CAIRO: The testing of a computer system for short-selling stocks will begin on June 2 and is expected to be completed by September, after which investors will be able to sell stocks they do not own.
Regulations to allow the short-selling of certain stocks were introduced earlier this year, and the implementation of the new IT infrastructure will make short-selling a reality.
A typical security transaction involves the purchase of the security by an investor followed by an eventual sale. Short-selling is essentially a reversed version of this process, whereby an investor borrows a security that is owned by another investor, sells that security and later repurchases it and returns it to the original owner.
While regular investors gain from price increases, short-sellers gain from a decline in the price of a stock.
A specific process involving the brokers, the depository and the stock exchange is necessary to enable short-selling.
To have this system, we have to have a fund run by Misr Clearing, Settlement and Central Depository (MCDR), we have to have the tools, we have the person who will lend us the security and we have to train the brokerage firms to be capable and understand the mechanism of this system, explains MCDR Managing Director Tariq Abdel Bari.
Investors who are prepared to lend their securities will place these stocks in a fund managed by MCDR. Short-sellers will then borrow securities form this fund against some form of collateral.
When the new borrower sells the security, they have to pay collateral and they don t get the money after selling the security, says Abdel Bari. The money and the collateral will be kept with the MCDR, invested in a very secure kind of investment and the yield of these investments would go back to the main owners of the securities.
Abdel Bari explains that short-selling will complement same-day trading by balancing positive and negative expectations.
With same-day trade, you buy securities in the morning and sell it in the same session, if you wish, when the price goes up, says Abdel Bari. [Short-selling] is for someone who has an opposite expectation – if the market is going down, you will sell first and then buy.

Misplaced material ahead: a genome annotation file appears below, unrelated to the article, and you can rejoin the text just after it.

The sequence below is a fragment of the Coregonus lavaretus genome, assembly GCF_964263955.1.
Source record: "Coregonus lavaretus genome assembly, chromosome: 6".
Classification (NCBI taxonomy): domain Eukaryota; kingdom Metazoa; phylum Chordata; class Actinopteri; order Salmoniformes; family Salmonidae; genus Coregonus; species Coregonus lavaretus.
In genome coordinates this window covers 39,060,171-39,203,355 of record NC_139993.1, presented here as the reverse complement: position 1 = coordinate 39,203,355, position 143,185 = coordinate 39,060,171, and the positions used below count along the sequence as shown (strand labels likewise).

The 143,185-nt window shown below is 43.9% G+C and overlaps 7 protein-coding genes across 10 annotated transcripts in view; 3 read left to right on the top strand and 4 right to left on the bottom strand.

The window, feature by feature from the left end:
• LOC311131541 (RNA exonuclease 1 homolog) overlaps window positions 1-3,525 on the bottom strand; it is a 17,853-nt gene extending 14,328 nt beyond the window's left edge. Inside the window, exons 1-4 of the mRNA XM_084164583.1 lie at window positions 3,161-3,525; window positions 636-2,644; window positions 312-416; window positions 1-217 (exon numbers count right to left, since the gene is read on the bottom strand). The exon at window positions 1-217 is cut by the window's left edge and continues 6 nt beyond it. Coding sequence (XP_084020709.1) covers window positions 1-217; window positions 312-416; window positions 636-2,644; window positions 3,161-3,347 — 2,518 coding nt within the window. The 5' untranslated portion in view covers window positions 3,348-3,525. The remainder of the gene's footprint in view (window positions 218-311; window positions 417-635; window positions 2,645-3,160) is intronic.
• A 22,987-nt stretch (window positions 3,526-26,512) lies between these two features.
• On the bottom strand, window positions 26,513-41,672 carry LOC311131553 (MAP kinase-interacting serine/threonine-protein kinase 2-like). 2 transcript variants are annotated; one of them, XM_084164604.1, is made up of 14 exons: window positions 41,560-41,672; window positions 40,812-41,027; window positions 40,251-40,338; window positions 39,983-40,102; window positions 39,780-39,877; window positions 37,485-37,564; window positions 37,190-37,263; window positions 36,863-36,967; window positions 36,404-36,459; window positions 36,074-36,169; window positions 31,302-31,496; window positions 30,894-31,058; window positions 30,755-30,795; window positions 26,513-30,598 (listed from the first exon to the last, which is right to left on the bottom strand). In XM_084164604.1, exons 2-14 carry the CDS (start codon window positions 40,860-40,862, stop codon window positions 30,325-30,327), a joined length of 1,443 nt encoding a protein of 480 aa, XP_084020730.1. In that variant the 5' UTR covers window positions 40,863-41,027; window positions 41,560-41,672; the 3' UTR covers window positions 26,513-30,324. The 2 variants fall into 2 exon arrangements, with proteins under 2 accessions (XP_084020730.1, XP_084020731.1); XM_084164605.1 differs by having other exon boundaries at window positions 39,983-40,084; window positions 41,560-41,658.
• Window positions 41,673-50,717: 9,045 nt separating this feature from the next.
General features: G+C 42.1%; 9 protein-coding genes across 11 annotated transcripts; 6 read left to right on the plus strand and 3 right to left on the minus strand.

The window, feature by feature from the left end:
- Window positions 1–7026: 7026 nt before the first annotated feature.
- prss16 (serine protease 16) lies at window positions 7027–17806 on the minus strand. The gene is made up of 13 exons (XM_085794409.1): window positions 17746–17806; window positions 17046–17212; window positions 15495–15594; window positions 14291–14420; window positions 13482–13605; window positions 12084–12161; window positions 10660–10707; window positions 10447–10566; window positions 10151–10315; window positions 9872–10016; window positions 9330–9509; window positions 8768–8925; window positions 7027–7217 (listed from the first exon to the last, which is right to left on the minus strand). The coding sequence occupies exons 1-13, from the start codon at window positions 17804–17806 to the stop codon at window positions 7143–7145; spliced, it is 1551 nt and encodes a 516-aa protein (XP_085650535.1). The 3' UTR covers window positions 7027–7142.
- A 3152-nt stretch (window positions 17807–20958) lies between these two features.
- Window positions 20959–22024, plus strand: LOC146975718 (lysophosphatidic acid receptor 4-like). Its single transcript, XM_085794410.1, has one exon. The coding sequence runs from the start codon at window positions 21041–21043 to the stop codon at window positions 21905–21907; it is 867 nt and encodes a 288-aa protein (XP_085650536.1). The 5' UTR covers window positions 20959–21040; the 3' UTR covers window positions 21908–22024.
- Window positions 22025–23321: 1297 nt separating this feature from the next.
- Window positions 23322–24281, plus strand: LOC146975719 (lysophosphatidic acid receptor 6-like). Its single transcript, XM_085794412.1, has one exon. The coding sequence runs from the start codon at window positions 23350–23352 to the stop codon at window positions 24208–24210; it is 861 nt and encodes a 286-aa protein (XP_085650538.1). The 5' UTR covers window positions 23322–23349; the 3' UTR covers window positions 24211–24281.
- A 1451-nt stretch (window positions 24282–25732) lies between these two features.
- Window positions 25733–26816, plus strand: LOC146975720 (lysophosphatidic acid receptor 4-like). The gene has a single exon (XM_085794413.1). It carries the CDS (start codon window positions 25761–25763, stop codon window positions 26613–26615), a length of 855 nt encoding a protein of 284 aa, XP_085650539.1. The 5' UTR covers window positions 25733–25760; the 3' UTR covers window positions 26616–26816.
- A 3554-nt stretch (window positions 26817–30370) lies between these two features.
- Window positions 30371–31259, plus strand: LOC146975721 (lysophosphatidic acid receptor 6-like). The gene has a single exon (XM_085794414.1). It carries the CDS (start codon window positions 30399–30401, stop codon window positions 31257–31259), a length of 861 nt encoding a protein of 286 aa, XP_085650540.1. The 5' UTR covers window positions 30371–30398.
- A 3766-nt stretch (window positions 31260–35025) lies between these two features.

As a result, he expects that short-selling will reduce volatility in stock prices.
Both the systems will create a mechanism in the market to control it and to keep it at a certain limit, says Abdel Bari. In other words, those two systems will stop the high upswing or the harsh downswing.
Abdel Bari also denies that short-selling by speculators may exacerbate a decline in share prices.
When you have a security and you wish to sell it, you sell it, because you are expecting prices to go down and the person who buys from you is expecting prices to go up, says Abdel Bari. Now we re giving the investor the [opportunity] to borrow and sell when he has the expectation that prices will go down. When he has the expectation that prices will go up, he will buy in the morning and sell on the same day. This way, the market will be balanced.
The introduction of short-selling will accompany same-day trading in an expanded range of options available to investors. Some investors may also use short-selling to hedge their portfolio position.
Short-selling and same-day trading involve an improvement of the computer systems and processes that are central to the functioning of the stock market, an improvement that may someday enable electronic trading.
In terms of products, options and futures have not yet been introduced into the Egyptian stock market. Maged Shawky, chairman of the Cairo and Alexandria Stock Exchange, told The Daily Star Egypt earlier that the regulations and mechanisms for simple derivatives contracts will be established by 2007.